A Little Mater Processing Up In Here

If you’ve never canned anything in your life, tomatoes are the place to start! You don’t need a lot of know-how. You don’t need a lot of ingredients. You don’t need to figure out how to use a pressure canner.

HERE’S WHAT YOU NEED:

  • Glass preserving jars with lids (quarts or pints)
  • A water-bath canner and a large stock pot
  • Canning tongs and funnel (available as a set at any store)
  • 2-4 large tomatoes per quart jar
  • ½ tsp citric acid or 2 Tbsp lemon juice per quart jar (the plastic lemon works)
  • Optional – 1 tsp salt per quart jar, if desired

DIRECTIONS:

  1. Fill your water canner and turn on high heat. It’ll take a while for it to reach boiling temperature. Wash jars with soap and water and submerge them in the canner until ready for use. Only wash your lids. Don’t put them in the canner. They have a wax seal on them that will melt.
  2. In a large stock pot, dip your tomatoes in boiling water 30 to 60 seconds. Immediately submerge them in cold water. When cool, trim off the stems, core, remove any blemished areas, and slip off the skins. You can dice them, cut them in half, or leave them whole.
  3. When all tomatoes are cleaned and cut, transfer them into the (now emptied and rinsed) large stock pot you initially boiled them in. Warm them over medium-high heat until hot – about 5 minutes of a low boil.
  4. Add the citric acid or lemon juice, and add the salt if you wish.
  5. Using jar tongs, remove one jar from the canning pot, empty the water from the jar, and fill jar with tomatoes, leaving about 1/2 inch open on the top. (Depending how much water is in your canner, you may empty back into the canner or pour water into the sink. When full of jars, your goal is to have your water level a couple inches higher than the jars, so disposed of water as needed.) After your jar is filled, use a paper towel to wipe the rim of the jar, removing any tomato residue which will keep the lid from sealing. Center the lid on the jar and apply the band until fingertip tight. You’ll need a thick towel to hold the hot jar while you tighten the lid. Pick the jar up with canning tongs and place back in the canning pot. Repeat with all other jars.
  6. Once all jars are full, place a lid on your canner to aid in bringing to the boiling point faster. After your pot is at a rolling boil, that’s when the timer starts. Boil quarts for 45 minutes (pints for 35 minutes).
  7. Remove jars and allow to cool naturally on a THICK towel on your counter for 24 hours. When cool, check the lids to make sure they are sealed. They should not flex when you press on the center.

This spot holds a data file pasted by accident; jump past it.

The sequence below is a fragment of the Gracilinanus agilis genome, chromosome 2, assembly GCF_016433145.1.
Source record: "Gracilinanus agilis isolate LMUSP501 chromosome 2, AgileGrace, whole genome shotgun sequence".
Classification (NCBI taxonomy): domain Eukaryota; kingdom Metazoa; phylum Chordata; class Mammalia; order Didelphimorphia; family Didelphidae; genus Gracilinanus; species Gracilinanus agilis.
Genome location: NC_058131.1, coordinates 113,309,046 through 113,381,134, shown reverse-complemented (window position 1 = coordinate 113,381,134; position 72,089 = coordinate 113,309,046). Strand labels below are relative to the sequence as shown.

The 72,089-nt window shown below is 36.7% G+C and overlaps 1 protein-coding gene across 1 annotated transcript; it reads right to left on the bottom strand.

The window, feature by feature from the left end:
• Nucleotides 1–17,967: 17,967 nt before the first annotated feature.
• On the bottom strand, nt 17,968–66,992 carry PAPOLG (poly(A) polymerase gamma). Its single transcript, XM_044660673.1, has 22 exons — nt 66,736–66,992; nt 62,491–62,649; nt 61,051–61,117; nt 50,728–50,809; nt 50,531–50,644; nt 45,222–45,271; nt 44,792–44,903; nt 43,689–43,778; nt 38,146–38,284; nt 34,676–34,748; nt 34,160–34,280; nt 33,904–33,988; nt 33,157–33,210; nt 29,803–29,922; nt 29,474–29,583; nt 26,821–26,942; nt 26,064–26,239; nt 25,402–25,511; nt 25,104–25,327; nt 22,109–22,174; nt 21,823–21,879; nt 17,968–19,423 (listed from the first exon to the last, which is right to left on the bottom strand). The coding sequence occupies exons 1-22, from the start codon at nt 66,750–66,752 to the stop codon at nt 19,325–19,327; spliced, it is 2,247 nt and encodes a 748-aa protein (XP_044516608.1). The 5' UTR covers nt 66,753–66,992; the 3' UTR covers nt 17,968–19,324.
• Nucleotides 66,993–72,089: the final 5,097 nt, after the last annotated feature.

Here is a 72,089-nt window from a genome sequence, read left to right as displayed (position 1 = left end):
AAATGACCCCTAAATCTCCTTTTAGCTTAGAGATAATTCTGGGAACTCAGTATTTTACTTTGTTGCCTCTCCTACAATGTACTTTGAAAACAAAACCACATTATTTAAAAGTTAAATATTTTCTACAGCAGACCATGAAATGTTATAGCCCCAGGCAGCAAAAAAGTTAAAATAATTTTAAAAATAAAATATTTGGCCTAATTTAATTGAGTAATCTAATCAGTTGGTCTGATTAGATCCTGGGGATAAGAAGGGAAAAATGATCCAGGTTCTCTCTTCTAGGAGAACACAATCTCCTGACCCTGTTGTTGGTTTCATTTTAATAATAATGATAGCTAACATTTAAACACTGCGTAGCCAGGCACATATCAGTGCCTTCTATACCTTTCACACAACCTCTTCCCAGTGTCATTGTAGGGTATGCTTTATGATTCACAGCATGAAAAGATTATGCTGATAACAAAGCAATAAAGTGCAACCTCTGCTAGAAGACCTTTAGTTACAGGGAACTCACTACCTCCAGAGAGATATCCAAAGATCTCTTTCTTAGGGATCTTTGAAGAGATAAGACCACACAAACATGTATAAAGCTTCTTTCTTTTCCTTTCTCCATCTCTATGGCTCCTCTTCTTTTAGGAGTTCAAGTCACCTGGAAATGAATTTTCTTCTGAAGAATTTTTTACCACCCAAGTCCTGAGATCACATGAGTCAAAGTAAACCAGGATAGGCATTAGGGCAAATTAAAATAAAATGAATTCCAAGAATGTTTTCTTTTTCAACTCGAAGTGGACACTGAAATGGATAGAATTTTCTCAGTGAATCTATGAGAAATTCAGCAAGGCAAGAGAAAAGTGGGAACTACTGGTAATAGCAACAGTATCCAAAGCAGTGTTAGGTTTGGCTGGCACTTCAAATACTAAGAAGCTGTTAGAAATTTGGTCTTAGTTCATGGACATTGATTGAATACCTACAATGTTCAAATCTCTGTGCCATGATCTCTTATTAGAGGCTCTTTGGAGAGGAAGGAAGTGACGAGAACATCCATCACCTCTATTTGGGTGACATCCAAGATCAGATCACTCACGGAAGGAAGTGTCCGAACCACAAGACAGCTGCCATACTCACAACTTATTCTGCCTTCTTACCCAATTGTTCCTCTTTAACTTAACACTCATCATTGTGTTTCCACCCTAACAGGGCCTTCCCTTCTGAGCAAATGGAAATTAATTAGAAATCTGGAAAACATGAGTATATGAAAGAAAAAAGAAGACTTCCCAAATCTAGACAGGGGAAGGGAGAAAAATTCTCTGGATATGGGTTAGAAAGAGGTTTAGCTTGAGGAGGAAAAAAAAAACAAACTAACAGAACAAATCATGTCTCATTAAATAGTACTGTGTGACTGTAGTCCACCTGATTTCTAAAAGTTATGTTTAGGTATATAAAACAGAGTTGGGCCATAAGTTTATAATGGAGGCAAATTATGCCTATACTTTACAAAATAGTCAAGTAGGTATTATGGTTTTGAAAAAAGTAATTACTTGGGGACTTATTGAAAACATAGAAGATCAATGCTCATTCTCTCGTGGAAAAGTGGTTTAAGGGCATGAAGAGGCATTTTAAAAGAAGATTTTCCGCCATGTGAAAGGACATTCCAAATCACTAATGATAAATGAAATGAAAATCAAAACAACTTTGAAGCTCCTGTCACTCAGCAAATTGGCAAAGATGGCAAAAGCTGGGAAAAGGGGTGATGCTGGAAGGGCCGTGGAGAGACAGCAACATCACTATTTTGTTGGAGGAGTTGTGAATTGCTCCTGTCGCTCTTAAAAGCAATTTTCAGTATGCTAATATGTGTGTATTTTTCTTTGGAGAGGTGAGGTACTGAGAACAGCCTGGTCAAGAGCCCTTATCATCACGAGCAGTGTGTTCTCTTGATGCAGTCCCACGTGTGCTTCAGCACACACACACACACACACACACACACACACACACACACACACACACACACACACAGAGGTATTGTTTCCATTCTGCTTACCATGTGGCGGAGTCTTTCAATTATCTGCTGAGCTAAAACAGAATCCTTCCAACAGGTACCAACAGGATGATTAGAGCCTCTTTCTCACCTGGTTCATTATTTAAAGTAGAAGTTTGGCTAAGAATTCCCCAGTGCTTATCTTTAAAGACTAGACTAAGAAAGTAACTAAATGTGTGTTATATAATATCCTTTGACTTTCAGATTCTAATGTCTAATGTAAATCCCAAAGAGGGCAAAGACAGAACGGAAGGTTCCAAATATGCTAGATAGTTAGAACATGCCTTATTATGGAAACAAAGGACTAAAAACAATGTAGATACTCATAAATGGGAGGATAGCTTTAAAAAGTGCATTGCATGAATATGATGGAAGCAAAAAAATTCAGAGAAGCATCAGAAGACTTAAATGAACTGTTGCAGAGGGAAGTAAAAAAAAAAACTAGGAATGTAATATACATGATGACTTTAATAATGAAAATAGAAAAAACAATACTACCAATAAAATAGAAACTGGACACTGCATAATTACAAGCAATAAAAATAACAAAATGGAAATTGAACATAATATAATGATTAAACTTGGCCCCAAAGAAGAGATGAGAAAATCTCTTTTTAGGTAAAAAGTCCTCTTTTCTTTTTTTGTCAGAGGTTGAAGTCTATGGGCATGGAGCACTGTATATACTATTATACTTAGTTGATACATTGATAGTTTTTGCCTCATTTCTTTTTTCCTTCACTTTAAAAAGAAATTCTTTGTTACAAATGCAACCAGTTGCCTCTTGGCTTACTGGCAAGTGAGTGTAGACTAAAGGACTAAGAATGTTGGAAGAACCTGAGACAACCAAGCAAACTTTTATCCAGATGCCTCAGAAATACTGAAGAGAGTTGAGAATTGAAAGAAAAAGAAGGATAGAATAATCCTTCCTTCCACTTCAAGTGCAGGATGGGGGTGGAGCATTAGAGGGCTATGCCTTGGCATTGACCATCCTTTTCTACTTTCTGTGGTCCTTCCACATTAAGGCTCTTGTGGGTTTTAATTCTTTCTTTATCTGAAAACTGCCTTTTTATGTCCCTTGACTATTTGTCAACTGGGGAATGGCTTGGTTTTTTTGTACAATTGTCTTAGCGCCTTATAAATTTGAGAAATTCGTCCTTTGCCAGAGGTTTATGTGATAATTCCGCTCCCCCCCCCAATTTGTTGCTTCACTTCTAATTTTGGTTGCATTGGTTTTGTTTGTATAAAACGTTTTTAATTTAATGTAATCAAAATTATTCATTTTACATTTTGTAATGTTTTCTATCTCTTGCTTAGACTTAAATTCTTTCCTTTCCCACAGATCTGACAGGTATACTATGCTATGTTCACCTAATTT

TIPS FROM THE PANTRY NINJA:

*If you don’t have quite enough tomatoes from your garden to can as many jars as you’d like, you can rinse the tomatoes and place them in a freezer bag in the freezer. To defrost them, place them in a sink of cold water. The skins will slip off just as if you placed them in boiling water, so you can skip that step.

*If you have a glass stove top, you can still can. Just don’t move or slide your canner. Filled with water, the canner is very heavy and can scratch your stove top. (Always follow your stove’s recommendations, not mine.)

*If you have too many tomatoes to can an equal amount of jars, you can use smaller jars, but always process for the amount of time needed for the largest jar in the canner. Processing a pint jar for 45 minutes won’t hurt, but processing quart jars for only 35 minutes is bad news. You’re not reaching the desired temperature or length of time needed in the center of the larger jars.

*Don’t skip the citrus/lemon step. You NEED the citric acid to store your tomatoes properly. Botulism is a real thing. Citric acid kills any botulinum you may have brought in from the garden soil.

*If you are indeed worried about botulism, just remember to always rolling-boil any canned food for a minimum of eight minutes when you open it. I think you should even do this with store-bought canned food. This boiling temperature and time will kill botulism.

*The process above is called hot-packing, as the tomatoes are hot when you put them in the jar. You can also cold-pack your jars, and take a longer time to bring the jars up to temperature in the canner. Either way is fine. However, I’ve broken more than one jar when cold packing, so I just opt to save myself the trouble of cleaning up broken jars and heat my tomatoes before placing them in hot jars.

*Often, for a host of scientific reasons, your tomatoes and the juice will separate like the picture below. (These orange tomatoes are Nebraska Wedding Tomatoes.) There is nothing wrong with the separation. Once the jar has cooled, just flip it over and back again, and they will re-mix. No problem.

Tomatoes are very simple to can. I guarantee you’ll make a huge mess the first time you try it, but after the third or fourth time you can, you’ll get the hang of it and be a pro!

Always remember SAFETY FIRST! Do not can the way someone’s grandmother used to can. Do not use great aunt Margaret’s family recipe. Only use safe, proven recipes. The Ball Canning Book and the National Center for Food Preservation are both good places to look for recipes and information.

The above recipe is from the Ball Canning Book with narration from yours truly.

Leave a Reply